Long-acting injectable versus oral antipsychotics for the maintenance treatment of schizophrenia: a systematic review and comparative meta-analysis of randomised, cohort, and pre-post studies.

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Evidence of comparative benefits of long-acting injectable antipsychotics (LAIs) versus oral antipsychotics for schizophrenia has been inconsistent across study designs. The aim of this study was to evaluate the comparative benefits of LAIs versus oral antipsychotics in three study designs to inform clinical decision making.We did a comprehensive systematic review and meta-analysis comparing LAIs versus oral antipsychotics for schizophrenia covering three study designs: randomised controlled trials (RCTs), cohort studies, and pre-post studies. Our literature search was without language restrictions, in MEDLINE and PubMed, the Cochrane Library, Scopus, and Embase, for studies published from database inception up to a last search on March 13, 2020. We also searched for unpublished studies and ClinicalTrials.gov. We included studies lasting at least 6 months that targeted adults with schizophrenia and related disorders (>80% of participants). Studies on penfluridol (neither an LAI or daily oral antipsychotic), case reports, and case series with fewer than 20 patients were excluded. Two investigators independently extracted study-level data and resolved disagreement by consensus, or via a third investigator. Study authors were contacted to obtain additional information as needed. For our primary outcome we meta-analysed the risk ratio (RR) for hospitalisation or relapse with LAIs versus oral antipsychotics by a random-effects model, with hospitalisation used preferentially over relapse. As secondary analyses, we reversed the preferential order to relapse over hospitalisation, and assessed hospitalisation risk and relapse risk individually. Other secondary outcomes included all meta-analysable data, classed by relevance to effectiveness, efficacy, safety, quality of life, cognitive function, and other outcomes, and analysed by study design. Dichotomous outcomes were expressed as pooled RR and continuous outcomes as standardised mean difference (SMD). The protocol is registered with PROSPERO (CRD42019142094).We identified 14 687 records, of which 137 studies (397 319 patients) met the inclusion criteria (32 RCTs [23·4%; 8577 patients], 65 cohort studies [47·4%; 377 447 patients], and 40 pre-post studies [29·2%; 11 295 patients]) and were analysed. The quality of studies in terms of risk of bias varied across study designs and within each study design from low to high. LAIs were associated with a lower risk of hospitalisation or relapse than oral antipsychotics in each of the three study designs (RCTs: 29 studies, 7833 patients, RR 0·88 [95% CI 0·79-0·99], p=0·033; cohort studies: 44 studies, 106 136 patients, RR 0·92 [0·88-0·98], p=0·0044; pre-post studies: 28 studies, 17 876 patients, RR 0·44 [0·39-0·51], p<0·0001). This association was maintained across the study designs when we reversed the preferential order to risk of relapse over hospitalisation, and in individual analysis of hospitalisation risk. The association was maintained only in pre-post studies for relapse risk alone. In all other outcomes related to effectiveness, efficacy, safety, quality of life, cognitive function, and other outcomes, LAIs were more beneficial than oral antipsychotics in 60 (18·3%) of 328 comparisons, not different in 252 (76·8%) comparisons, and less beneficial in 16 (4·9%) comparisons when analysed by study design. Significant heterogeneity was observed across all three study designs. Publication biases were apparent in cohort and pre-post studies, but effect sizes were similar after trim-and-fill analyses.Although study designs have strengths and weaknesses, including potential low quality of observational studies, we consistently identified significant benefit with LAIs versus oral antipsychotics in preventing hospitalisation or relapse, in settings ranging from restricted research (RCTs) to real-word application (cohort and pre-post studies). Our findings suggest that increased clinical use of LAIs could improve outcomes in schizophrenia.None.For the Chinese, French, German, Italian, Japanese, Portugese and Spanish translations of the abstract see Supplementary Materials section.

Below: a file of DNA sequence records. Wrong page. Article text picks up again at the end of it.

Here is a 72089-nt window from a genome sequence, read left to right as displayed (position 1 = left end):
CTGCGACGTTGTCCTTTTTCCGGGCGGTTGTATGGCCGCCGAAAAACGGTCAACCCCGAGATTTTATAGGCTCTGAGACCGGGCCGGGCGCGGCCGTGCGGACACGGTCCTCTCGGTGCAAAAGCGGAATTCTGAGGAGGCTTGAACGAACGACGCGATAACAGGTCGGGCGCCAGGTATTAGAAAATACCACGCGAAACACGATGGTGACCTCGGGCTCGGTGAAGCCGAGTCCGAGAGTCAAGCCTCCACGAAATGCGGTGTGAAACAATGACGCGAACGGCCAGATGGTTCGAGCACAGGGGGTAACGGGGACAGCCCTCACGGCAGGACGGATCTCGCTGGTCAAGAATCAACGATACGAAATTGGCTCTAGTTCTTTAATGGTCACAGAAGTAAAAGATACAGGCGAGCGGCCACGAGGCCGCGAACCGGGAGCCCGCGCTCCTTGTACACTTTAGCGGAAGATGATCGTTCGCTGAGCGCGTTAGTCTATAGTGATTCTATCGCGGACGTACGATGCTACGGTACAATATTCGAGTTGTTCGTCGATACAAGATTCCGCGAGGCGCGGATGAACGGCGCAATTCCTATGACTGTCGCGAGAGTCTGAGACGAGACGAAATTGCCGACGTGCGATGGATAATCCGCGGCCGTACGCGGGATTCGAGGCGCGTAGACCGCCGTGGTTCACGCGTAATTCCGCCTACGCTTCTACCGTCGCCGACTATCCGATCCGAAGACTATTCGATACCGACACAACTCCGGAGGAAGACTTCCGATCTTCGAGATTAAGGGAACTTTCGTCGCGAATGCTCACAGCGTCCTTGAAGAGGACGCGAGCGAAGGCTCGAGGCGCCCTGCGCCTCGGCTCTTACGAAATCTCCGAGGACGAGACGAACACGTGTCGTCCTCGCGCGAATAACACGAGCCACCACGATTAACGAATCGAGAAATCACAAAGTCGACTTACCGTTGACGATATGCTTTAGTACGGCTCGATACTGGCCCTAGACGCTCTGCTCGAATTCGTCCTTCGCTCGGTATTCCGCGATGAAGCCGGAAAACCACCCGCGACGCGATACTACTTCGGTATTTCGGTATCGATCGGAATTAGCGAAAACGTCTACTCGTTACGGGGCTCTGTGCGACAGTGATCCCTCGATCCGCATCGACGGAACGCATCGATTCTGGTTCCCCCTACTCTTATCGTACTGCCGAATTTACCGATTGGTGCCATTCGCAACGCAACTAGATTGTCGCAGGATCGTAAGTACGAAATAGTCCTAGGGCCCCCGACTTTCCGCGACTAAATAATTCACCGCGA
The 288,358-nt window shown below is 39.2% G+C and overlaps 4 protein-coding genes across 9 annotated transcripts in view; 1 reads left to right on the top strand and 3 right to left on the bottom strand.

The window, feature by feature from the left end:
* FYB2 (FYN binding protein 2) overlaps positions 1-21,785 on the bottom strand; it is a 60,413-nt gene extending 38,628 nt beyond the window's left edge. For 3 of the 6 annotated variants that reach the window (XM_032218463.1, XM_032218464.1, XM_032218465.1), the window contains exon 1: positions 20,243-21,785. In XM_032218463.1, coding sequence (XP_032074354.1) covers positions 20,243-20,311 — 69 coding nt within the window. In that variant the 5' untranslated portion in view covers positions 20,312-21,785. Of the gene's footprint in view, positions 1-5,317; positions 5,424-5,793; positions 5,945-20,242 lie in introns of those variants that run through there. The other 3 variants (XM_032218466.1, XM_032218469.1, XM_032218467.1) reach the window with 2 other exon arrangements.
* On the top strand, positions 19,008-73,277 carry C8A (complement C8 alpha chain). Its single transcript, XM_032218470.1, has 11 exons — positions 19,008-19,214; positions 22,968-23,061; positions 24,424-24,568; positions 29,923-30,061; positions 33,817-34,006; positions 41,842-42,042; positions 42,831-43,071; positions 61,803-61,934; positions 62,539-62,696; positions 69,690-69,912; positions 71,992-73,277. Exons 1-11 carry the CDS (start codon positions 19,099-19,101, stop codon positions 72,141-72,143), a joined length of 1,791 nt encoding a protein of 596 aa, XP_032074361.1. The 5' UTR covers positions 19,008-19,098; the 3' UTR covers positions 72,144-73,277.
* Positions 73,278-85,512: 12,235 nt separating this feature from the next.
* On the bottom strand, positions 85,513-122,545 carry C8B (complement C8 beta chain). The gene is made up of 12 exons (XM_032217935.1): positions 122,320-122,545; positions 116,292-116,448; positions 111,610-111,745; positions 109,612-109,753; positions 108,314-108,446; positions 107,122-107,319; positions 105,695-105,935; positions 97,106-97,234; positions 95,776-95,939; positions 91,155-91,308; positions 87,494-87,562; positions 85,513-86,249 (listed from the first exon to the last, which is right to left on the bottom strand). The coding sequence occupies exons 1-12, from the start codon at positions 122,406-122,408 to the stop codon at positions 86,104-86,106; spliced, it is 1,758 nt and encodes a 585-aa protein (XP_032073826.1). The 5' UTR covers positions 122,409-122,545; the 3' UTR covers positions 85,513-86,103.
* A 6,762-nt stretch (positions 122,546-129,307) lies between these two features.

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Authors: Taishiro Kishimoto, Katsuhiko Hagi, Shunya Kurokawa, John M Kane, Christoph U Correll


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